František Kupka

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František Kupka, 1928
Admiration, 1899
Mme Kupka among Verticals, 1910

František Kupka was a Czech painter and illustrator who was involved with Theosophy and Eastern philosophy. With Wassily Kandinsky, Piet Mondrian, and others, he established a movement of non-representational abstract art.

Personal life


František Kupka was born on September 23, 1871, in Opocno in eastern Bohemia (now the Czech Republic). From 1889 to 1892 he studied at the Prague Art Academy, then in 1892, he moved on the Vienna to study at the Akademie der Bildenden Künste.

Artistic career


During his training, Kupka initially painted historical and patriotic themes; and then began to explore subjects that were symbolic or allegorical. His first exhibition was at the Kunstverein in Vienna in 1894.

Theosophical influences

The artistic circles in Europe of the 1890s and early twentieth century were filled with influences from Western esotericism and Eastern religions.

František Kupka started out as spiritualist medium, widening his interests as an adult into Theosophy, astrology, and Eastern religions. he did not become a Theosophist, nor did he embrace all the tenets of Theosophy, but was drawn to certain elements that resembled and expanded upon his personal mystical world view. His visions and mediumistic experiences resonated with Theosophical theories of astral vision and the astral world. his personal notes show that he was quite well read in the writings of Blavatsky, Besant, Leadbeater, and Steiner.[1]

Disks of Newton

Like Kandinsky, Kupka focused on color, proportions, and forms that could be biomorphic or geometric. His views were similar to the Belgian Symbolists like Jean Delville.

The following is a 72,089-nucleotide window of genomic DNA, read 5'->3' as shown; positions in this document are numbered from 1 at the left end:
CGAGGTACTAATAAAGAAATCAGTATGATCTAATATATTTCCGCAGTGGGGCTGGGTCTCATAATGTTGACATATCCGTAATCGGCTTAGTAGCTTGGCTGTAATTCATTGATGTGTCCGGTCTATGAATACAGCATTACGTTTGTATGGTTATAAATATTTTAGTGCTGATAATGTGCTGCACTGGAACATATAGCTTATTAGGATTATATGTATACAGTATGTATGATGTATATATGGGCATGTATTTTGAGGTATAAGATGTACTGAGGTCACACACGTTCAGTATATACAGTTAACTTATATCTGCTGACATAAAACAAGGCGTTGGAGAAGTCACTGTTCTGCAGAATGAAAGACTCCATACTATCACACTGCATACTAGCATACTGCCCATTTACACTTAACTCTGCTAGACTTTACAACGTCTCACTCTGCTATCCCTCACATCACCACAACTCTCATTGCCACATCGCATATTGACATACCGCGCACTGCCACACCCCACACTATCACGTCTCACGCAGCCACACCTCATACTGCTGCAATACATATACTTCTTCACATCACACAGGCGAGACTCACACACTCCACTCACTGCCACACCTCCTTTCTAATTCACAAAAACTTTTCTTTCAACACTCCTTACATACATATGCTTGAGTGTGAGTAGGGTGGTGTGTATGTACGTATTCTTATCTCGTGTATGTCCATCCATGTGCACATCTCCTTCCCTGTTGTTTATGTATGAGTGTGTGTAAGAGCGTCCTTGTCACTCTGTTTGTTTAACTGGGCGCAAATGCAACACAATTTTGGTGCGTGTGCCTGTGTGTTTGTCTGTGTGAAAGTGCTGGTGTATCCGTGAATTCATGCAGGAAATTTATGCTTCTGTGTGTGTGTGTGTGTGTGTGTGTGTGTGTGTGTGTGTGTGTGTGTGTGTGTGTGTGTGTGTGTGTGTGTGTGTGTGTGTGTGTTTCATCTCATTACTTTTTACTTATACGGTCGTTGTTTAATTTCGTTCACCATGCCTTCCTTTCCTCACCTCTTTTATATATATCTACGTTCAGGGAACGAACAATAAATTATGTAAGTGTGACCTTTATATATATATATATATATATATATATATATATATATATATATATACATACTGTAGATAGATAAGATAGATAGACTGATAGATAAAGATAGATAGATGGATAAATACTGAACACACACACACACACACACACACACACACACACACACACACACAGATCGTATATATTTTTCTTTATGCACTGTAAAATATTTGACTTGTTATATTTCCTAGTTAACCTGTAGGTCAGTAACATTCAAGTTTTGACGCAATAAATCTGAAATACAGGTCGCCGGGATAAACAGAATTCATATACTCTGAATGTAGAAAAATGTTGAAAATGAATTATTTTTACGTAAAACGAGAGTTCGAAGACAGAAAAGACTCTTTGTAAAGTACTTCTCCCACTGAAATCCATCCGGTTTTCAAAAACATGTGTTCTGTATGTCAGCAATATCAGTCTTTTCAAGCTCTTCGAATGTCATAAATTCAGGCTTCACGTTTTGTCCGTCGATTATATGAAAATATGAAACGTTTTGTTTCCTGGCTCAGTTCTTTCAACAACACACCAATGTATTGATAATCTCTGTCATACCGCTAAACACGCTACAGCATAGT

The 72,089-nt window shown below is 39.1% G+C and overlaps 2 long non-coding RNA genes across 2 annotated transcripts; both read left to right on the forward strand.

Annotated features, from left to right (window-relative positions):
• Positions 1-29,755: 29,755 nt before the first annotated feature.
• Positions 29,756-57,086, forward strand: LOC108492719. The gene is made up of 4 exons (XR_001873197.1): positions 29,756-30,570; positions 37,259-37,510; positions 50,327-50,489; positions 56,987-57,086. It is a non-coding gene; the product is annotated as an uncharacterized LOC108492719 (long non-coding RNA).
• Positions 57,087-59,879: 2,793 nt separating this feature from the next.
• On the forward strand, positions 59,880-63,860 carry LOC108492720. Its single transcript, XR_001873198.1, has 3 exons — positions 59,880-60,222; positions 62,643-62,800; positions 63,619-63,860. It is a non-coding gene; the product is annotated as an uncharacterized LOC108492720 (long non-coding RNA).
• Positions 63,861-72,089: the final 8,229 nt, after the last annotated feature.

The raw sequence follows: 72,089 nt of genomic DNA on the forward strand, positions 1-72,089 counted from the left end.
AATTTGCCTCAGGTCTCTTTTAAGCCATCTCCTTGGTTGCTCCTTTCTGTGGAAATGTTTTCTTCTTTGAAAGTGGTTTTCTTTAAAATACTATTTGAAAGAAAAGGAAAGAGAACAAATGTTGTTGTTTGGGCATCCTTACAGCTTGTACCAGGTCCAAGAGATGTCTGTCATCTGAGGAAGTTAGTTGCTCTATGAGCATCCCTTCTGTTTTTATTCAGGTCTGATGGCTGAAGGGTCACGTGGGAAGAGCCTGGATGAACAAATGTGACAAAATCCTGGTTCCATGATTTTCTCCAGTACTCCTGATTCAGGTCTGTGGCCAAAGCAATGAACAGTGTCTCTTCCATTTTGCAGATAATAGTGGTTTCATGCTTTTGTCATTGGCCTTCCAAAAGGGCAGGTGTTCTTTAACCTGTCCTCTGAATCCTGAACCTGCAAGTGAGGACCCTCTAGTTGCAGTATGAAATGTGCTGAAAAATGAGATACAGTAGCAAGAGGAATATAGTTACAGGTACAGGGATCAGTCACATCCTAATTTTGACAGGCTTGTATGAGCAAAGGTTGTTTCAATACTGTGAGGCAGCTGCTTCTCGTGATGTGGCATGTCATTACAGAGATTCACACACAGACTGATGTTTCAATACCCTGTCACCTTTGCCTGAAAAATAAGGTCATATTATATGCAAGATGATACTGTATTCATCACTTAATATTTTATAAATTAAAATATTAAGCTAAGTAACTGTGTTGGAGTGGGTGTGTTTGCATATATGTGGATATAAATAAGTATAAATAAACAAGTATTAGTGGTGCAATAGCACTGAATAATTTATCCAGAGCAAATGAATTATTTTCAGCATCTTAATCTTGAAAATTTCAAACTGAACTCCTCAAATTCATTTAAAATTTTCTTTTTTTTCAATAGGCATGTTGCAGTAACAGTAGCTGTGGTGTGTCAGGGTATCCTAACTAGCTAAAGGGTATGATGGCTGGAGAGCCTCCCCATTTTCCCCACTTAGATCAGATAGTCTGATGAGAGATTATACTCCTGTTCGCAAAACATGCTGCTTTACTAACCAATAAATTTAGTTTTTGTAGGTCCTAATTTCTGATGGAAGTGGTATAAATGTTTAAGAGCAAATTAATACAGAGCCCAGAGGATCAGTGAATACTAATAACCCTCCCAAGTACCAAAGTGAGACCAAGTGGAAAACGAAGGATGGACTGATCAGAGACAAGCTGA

Working in Paris alongside the Cubists in the early 1910s, Kupka became interested in theories concerning vibration, radiation, and the emission of waves; scientific themes that were very popular in occult and Theosophical circles at the time. Coincidentally, he was also influenced by synaesthetic theories concerning the unity of music and color (the "color" of sound), current in the avant-garde and in certain Theosophical circles. Kupka combined these with the Theosophical idea that nature manifests itself rhythmically in geometric forms.

His Theosophical syncretic vision of science and the spiritual coincided with Steiner's vision of the unity of science, art and religions. It determined the subject matter of Kupka's art: the dynamic process of the universe.[2]

Associations between colors and musical notes were of great interest to Kupka and Kandinsky, and the color chards in the Besant-Leadbeater book Thought Forms were influential. Kupka explored relationships science, the spiritual, and music in works like the Disks of Newton or Study for 'Fugue in Two Colors', painted in 1912.

Additional resources


  1. Tessel M. Bauduin, "Abstract Art as 'By-Product of Astral Manifestation': The Influence of Theosophy on Modern Art in Europe" Handbook of the Theosophical Current (Leiden: Brill, 2013), 432.
  2. Tessel M. Bauduin, "Abstract Art as 'By-Product of Astral Manifestation': The Influence of Theosophy on Modern Art in Europe" Handbook of the Theosophical Current (Leiden: Brill, 2013), 437.